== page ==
I am blessed with a garage filled to the brim with all sorts of electric motors, most of them sourced from broken household appliances and the like.

I would like to gather some data about them, like for example how much torque do they output at different rpm.

What kind of tools would I need to produce such a curve? Can I make the tools myself?

  • 2
    \$\begingroup\$ For some ideas, and pictures, search on "Prony brake" \$\endgroup\$
    – gbarry
    May 10, 2015 at 20:26

1 Answer 1


You can make a crude torque/rpm meter. First, you need to make a disk which will clamp to the shaft of the motor. The disk should be just as light as you can make it (lots of holes). Although the scale is wrong for your application, think of a bicycle wheel as the goal. The rim of the disk needs a groove all the way around to guide and accumulate a thread which you will wind up. The thread will go up to a pulley as high as you can mount it with clear access all the way to the floor below. It's important that the shaft is centered in the disk - if not, the rim speed will vary with shaft rotation, and you want to produce a constant speed so no force is being used to accelerate or decelerate the weight.

To operate this, run out the thread from the groove, leaving it attached to one end, run the other end through the pulley and down to the floor. Attach a known weight to the thread. Start the motor. Give the motor time to get up to speed (which may or may not be possible, especially if the disk is heavy), let's say until the weight is 1 meter from the ground. Now measure the time for the weight to rise H (pick something useful like 1 meter or 1 foot). Call this time T. Call the radius of the disk R. Assume the thread has no mass, but the weight of the mass being lifted is M.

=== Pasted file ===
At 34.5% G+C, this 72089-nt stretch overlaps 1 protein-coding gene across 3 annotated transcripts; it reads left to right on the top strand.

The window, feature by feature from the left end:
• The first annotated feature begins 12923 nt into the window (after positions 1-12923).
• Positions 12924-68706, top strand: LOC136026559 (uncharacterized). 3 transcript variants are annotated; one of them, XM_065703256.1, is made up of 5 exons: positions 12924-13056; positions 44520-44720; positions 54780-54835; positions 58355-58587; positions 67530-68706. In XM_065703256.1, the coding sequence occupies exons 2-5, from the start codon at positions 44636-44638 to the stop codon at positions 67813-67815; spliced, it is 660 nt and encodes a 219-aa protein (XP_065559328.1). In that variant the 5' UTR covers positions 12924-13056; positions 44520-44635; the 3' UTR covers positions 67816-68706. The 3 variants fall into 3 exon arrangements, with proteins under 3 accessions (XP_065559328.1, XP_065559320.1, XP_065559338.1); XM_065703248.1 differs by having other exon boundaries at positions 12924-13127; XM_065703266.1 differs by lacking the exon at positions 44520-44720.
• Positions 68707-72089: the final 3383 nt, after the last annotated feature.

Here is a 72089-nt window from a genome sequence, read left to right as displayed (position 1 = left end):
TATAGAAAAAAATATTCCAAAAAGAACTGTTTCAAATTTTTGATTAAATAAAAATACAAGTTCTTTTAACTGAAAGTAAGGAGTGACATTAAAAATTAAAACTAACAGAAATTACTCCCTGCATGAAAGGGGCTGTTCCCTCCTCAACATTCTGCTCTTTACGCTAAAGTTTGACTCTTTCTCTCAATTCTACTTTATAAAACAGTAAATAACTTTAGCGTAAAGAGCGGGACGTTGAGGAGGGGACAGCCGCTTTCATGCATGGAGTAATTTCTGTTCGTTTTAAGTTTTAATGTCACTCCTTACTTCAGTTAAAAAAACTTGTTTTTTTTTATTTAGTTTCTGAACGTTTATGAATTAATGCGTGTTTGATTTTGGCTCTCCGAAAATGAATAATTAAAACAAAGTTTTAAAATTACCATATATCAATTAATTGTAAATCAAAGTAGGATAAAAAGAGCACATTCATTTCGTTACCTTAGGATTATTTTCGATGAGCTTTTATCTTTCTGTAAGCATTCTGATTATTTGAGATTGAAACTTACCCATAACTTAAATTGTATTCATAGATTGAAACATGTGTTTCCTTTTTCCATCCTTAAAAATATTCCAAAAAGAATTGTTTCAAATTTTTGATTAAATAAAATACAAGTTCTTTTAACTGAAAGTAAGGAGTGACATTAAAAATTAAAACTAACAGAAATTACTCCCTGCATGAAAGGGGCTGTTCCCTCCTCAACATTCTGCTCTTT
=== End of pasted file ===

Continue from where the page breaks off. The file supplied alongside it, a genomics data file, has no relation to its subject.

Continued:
The velocity V of the weight is H/T. The force F on the thread is g M (1 + V). The circumference of the disk is 2 pi R, so the rotational speed of the shaft is (H/T)/ 2 pi R in RPS, or multiply by 60 to get RPM. The torque is F R (force times radius).

You'll have to pay attention to keeping your units straight, but that's just bookkeeping.

What you're doing is, rather than trying for fixed RPM and measuring torque, fixing the torque and measuring RPM. There is no guarantee that this will work well. First, it assumes that you can get the motor up to speed in a suitably short time, before the weight runs out of free travel. If the moment of inertia of the disk is too large (and it goes as the square of the radius) the weight will not reach constant velocity in time, and that means that the motor will not reach constant RPM. The same consideration applies to the reflected torsional load of the weight. Sources of friction, especially the pulley, will also affect the result. Finally, of course, you'll need to make fairly precision measurements of the time interval for the H interval. An electronic timer is probably a good idea here. Make several measurements for each weight, throw out any weird measurements and take the average.

Assuming you're using low-torque, high-speed motors, you'll want to keep the disk radius small, in order to get reasonable weight speed. While this has the advantage of allowing heavier weights for a given torque, pay attention to the thread takeup. If you start getting a lot of layers of thread, the effective radius will increase and this may throw off your calculations. You asked for an "accurate" unit, but you didn't specify exactly what accuracy means.


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